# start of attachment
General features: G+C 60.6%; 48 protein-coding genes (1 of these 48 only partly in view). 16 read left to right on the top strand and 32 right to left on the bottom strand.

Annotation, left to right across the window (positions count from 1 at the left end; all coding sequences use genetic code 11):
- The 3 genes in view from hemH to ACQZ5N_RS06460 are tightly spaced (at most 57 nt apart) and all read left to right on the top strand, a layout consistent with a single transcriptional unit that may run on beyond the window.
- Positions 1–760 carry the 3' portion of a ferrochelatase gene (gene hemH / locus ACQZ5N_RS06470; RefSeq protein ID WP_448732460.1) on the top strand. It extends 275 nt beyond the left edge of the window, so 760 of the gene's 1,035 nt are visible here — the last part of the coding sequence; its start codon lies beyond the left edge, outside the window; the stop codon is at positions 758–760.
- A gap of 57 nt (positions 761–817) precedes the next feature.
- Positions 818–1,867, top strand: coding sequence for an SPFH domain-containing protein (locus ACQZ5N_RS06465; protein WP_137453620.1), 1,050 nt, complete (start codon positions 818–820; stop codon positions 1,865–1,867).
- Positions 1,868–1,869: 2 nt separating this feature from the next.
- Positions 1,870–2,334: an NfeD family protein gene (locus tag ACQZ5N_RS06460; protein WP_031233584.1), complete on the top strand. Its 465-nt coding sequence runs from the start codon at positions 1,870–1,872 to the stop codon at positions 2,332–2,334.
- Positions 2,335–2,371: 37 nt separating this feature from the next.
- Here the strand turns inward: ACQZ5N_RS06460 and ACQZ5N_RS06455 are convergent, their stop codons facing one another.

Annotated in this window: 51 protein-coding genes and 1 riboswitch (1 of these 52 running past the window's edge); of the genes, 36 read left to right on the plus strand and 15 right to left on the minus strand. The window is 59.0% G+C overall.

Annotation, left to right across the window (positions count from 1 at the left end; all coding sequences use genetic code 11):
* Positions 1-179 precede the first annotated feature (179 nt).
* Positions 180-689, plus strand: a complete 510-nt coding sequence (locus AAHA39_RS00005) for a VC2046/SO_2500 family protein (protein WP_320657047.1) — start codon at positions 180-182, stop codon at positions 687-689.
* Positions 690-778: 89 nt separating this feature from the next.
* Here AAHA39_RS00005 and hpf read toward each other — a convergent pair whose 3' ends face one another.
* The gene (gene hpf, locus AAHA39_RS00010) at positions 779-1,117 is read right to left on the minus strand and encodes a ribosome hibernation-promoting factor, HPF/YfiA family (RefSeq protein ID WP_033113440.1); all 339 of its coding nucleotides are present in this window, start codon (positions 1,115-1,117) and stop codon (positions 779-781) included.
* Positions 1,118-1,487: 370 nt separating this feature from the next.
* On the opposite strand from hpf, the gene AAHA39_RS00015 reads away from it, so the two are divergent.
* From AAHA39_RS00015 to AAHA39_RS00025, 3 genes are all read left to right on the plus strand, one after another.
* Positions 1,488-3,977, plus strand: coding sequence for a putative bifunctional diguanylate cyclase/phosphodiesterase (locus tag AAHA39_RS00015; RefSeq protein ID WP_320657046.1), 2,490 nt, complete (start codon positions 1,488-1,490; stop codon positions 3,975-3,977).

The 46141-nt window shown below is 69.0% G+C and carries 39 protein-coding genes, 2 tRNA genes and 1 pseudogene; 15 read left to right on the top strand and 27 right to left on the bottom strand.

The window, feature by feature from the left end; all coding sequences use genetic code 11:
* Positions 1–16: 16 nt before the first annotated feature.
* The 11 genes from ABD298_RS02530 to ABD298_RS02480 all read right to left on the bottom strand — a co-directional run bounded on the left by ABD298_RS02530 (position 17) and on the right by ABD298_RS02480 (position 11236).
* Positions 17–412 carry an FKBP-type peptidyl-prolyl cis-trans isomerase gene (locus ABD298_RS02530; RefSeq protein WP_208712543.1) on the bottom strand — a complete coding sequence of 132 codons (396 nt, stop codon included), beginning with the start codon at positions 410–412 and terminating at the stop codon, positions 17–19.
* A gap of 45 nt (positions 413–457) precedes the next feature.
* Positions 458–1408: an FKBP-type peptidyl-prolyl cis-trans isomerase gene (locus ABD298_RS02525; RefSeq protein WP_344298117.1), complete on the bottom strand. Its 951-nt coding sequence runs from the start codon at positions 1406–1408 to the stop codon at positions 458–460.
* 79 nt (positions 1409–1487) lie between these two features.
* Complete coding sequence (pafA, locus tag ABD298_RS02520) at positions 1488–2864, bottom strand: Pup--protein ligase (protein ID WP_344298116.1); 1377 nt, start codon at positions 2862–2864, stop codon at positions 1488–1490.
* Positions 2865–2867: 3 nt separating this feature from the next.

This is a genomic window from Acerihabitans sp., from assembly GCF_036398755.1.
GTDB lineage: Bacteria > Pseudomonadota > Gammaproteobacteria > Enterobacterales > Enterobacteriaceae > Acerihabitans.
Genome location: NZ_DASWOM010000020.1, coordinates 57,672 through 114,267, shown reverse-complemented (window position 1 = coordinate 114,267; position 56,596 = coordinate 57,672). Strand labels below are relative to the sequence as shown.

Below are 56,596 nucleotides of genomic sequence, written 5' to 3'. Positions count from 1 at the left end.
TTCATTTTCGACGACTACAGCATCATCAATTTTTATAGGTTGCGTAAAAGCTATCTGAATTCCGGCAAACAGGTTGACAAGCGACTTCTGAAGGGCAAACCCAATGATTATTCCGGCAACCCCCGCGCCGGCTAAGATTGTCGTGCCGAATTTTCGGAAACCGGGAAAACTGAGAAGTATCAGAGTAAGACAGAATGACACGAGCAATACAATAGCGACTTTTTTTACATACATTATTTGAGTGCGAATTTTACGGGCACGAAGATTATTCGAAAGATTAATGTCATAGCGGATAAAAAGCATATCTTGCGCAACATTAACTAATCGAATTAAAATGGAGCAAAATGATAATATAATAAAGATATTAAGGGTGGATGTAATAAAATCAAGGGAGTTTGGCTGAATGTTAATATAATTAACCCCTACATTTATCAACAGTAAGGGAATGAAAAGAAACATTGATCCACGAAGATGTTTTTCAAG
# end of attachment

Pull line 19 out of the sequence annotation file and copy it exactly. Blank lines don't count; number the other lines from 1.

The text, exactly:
* On the opposite strand from hpf, the gene AAHA39_RS00015 reads away from it, so the two are divergent.